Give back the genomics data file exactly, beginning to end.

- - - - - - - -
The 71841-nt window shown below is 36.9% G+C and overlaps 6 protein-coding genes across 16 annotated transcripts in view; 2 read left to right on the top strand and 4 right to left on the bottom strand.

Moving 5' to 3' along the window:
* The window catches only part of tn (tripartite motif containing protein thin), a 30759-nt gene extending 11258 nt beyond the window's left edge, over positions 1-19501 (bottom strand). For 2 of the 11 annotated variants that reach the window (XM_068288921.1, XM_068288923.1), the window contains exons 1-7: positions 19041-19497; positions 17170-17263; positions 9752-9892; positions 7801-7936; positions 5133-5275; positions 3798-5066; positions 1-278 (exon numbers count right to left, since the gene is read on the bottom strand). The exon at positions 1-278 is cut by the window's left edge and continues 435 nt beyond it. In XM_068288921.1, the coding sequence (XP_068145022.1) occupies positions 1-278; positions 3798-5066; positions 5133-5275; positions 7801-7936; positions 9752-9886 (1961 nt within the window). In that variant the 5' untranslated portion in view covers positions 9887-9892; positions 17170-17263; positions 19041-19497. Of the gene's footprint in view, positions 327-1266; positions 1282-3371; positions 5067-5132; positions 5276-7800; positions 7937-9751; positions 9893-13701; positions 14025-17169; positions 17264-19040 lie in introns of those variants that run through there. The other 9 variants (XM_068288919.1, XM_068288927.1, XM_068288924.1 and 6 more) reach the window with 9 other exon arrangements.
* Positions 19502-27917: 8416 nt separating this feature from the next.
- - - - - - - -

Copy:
The 71841-nt window shown below is 36.9% G+C and overlaps 6 protein-coding genes across 16 annotated transcripts in view; 2 read left to right on the top strand and 4 right to left on the bottom strand.

Moving 5' to 3' along the window:
* The window catches only part of tn (tripartite motif containing protein thin), a 30759-nt gene extending 11258 nt beyond the window's left edge, over positions 1-19501 (bottom strand). For 2 of the 11 annotated variants that reach the window (XM_068288921.1, XM_068288923.1), the window contains exons 1-7: positions 19041-19497; positions 17170-17263; positions 9752-9892; positions 7801-7936; positions 5133-5275; positions 3798-5066; positions 1-278 (exon numbers count right to left, since the gene is read on the bottom strand). The exon at positions 1-278 is cut by the window's left edge and continues 435 nt beyond it. In XM_068288921.1, the coding sequence (XP_068145022.1) occupies positions 1-278; positions 3798-5066; positions 5133-5275; positions 7801-7936; positions 9752-9886 (1961 nt within the window). In that variant the 5' untranslated portion in view covers positions 9887-9892; positions 17170-17263; positions 19041-19497. Of the gene's footprint in view, positions 327-1266; positions 1282-3371; positions 5067-5132; positions 5276-7800; positions 7937-9751; positions 9893-13701; positions 14025-17169; positions 17264-19040 lie in introns of those variants that run through there. The other 9 variants (XM_068288919.1, XM_068288927.1, XM_068288924.1 and 6 more) reach the window with 9 other exon arrangements.
* Positions 19502-27917: 8416 nt separating this feature from the next.